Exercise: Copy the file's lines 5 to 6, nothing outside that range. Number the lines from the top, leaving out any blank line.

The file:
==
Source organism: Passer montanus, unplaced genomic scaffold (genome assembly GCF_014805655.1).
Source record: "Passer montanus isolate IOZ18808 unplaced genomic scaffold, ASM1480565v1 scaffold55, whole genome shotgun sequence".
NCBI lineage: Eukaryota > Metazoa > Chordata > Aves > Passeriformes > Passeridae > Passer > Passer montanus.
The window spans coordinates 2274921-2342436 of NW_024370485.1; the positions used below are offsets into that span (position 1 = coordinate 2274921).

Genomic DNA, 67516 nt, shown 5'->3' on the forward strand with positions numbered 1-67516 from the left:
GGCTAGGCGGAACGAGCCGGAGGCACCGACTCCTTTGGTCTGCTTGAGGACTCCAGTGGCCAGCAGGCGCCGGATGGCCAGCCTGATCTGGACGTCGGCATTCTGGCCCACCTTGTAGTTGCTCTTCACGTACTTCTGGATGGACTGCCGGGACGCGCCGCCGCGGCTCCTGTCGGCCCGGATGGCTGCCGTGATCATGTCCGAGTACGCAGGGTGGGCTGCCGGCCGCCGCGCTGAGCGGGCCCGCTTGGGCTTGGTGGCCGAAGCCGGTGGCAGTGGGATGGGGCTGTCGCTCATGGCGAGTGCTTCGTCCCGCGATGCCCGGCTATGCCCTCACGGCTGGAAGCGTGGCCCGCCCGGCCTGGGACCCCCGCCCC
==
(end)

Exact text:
Genomic DNA, 67516 nt, shown 5'->3' on the forward strand with positions numbered 1-67516 from the left:
GGCTAGGCGGAACGAGCCGGAGGCACCGACTCCTTTGGTCTGCTTGAGGACTCCAGTGGCCAGCAGGCGCCGGATGGCCAGCCTGATCTGGACGTCGGCATTCTGGCCCACCTTGTAGTTGCTCTTCACGTACTTCTGGATGGACTGCCGGGACGCGCCGCCGCGGCTCCTGTCGGCCCGGATGGCTGCCGTGATCATGTCCGAGTACGCAGGGTGGGCTGCCGGCCGCCGCGCTGAGCGGGCCCGCTTGGGCTTGGTGGCCGAAGCCGGTGGCAGTGGGATGGGGCTGTCGCTCATGGCGAGTGCTTCGTCCCGCGATGCCCGGCTATGCCCTCACGGCTGGAAGCGTGGCCCGCCCGGCCTGGGACCCCCGCCCC